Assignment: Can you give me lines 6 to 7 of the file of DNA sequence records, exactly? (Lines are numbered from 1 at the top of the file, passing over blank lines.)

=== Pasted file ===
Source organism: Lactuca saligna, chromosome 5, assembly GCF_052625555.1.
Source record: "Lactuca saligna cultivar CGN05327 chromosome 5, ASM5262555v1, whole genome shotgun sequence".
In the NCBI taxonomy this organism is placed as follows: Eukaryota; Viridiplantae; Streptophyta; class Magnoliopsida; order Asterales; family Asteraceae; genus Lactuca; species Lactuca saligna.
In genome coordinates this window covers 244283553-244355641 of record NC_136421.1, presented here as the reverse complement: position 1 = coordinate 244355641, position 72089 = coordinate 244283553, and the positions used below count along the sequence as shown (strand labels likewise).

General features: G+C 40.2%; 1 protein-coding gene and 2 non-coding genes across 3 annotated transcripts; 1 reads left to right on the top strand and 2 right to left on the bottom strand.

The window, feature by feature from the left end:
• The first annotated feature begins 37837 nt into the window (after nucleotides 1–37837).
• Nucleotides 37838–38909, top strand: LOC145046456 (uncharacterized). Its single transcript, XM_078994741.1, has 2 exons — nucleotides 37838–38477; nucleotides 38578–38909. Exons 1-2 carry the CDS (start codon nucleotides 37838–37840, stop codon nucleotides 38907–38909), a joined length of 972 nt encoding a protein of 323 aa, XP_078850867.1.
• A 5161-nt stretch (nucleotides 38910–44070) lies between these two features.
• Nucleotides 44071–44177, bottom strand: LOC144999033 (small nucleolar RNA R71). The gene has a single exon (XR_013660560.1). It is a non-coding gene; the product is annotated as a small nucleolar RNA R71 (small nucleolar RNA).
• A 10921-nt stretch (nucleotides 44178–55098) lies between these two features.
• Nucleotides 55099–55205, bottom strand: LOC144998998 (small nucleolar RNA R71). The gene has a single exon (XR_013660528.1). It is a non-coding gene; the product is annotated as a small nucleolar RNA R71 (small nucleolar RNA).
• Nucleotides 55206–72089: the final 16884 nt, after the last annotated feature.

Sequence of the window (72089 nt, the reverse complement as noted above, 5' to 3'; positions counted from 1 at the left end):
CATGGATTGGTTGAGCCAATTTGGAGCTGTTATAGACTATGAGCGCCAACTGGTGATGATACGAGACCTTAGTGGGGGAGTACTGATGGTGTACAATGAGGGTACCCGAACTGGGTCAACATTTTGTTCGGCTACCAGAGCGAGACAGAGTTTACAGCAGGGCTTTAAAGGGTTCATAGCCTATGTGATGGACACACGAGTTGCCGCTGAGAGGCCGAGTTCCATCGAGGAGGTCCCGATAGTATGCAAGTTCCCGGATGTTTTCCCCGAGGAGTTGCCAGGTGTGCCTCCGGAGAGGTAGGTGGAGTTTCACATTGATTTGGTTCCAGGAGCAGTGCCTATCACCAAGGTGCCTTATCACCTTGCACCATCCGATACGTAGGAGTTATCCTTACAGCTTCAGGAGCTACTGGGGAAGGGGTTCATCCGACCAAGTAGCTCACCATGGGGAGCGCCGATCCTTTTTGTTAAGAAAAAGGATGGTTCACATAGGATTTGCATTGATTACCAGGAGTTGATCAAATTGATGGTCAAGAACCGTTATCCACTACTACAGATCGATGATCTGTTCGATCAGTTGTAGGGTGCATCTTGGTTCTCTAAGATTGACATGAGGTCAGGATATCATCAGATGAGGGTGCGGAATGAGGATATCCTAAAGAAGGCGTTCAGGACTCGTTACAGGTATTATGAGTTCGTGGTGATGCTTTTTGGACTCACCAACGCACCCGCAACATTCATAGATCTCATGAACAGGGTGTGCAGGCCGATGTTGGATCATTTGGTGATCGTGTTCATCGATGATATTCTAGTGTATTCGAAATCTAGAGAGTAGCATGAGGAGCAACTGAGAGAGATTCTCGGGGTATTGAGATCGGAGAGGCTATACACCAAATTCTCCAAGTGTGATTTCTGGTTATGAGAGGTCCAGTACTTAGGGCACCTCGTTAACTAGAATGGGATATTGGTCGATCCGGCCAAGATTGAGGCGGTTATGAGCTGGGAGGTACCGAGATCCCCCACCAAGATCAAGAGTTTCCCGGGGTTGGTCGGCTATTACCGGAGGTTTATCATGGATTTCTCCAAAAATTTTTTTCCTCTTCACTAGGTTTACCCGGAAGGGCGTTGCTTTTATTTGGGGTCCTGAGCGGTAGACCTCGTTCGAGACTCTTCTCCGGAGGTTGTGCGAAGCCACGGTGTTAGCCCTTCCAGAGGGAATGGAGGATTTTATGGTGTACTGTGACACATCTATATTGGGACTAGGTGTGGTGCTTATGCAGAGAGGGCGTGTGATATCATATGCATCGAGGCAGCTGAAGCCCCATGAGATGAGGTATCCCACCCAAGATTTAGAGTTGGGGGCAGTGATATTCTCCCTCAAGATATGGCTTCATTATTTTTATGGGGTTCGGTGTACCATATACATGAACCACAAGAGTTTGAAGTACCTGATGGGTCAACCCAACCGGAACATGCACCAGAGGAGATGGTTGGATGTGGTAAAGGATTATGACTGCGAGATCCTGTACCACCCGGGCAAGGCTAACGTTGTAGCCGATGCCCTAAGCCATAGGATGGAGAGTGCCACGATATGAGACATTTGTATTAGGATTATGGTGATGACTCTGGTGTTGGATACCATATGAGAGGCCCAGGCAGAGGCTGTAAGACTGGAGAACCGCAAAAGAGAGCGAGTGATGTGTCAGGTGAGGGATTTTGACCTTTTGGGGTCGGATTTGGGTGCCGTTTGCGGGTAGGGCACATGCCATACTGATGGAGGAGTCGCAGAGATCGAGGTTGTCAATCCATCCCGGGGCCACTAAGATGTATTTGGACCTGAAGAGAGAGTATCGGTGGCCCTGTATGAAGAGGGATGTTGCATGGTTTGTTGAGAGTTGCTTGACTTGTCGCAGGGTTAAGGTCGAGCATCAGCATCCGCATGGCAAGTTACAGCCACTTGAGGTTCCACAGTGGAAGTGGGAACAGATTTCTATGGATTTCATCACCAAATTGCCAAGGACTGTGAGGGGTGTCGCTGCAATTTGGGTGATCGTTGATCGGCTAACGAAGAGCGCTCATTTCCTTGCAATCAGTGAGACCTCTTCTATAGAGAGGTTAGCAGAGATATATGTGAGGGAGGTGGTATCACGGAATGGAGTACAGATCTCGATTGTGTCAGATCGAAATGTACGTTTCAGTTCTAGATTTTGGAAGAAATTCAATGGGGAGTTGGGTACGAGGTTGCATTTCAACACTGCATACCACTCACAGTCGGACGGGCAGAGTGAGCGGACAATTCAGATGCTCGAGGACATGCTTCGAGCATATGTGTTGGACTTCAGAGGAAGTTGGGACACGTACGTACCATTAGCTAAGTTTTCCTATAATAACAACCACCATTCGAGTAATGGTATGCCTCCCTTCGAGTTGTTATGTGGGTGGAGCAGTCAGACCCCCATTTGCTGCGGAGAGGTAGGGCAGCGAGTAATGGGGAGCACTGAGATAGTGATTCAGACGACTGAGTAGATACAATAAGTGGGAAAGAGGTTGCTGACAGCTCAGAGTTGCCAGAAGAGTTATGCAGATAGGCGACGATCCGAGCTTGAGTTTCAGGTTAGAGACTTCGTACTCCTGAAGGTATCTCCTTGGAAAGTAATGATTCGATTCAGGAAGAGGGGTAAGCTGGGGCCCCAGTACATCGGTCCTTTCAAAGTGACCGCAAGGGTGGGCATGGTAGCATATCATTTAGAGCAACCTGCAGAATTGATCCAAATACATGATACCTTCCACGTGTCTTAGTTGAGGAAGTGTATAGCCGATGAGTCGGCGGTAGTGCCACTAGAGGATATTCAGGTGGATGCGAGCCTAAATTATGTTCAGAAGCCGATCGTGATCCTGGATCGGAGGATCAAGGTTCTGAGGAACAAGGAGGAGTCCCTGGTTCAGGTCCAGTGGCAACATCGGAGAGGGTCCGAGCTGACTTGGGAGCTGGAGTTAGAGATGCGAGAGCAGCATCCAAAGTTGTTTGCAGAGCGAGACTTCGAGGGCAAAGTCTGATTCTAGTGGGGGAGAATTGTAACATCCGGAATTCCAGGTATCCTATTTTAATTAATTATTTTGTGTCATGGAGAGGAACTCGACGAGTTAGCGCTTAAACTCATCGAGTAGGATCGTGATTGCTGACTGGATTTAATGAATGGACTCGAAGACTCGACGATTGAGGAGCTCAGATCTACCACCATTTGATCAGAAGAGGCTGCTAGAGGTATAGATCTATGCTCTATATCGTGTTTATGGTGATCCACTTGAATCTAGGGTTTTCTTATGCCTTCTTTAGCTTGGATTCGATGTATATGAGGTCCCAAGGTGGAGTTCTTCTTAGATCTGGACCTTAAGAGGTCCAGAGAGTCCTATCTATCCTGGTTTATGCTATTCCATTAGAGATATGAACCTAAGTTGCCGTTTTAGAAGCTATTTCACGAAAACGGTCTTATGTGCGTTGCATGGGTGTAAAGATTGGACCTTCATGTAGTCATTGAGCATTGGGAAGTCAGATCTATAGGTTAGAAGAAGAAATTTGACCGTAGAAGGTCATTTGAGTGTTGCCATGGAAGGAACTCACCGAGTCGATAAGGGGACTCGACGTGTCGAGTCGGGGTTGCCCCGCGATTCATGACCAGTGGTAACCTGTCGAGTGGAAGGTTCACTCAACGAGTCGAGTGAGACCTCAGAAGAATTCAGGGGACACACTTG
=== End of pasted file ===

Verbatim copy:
The window, feature by feature from the left end:
• The first annotated feature begins 37837 nt into the window (after nucleotides 1–37837).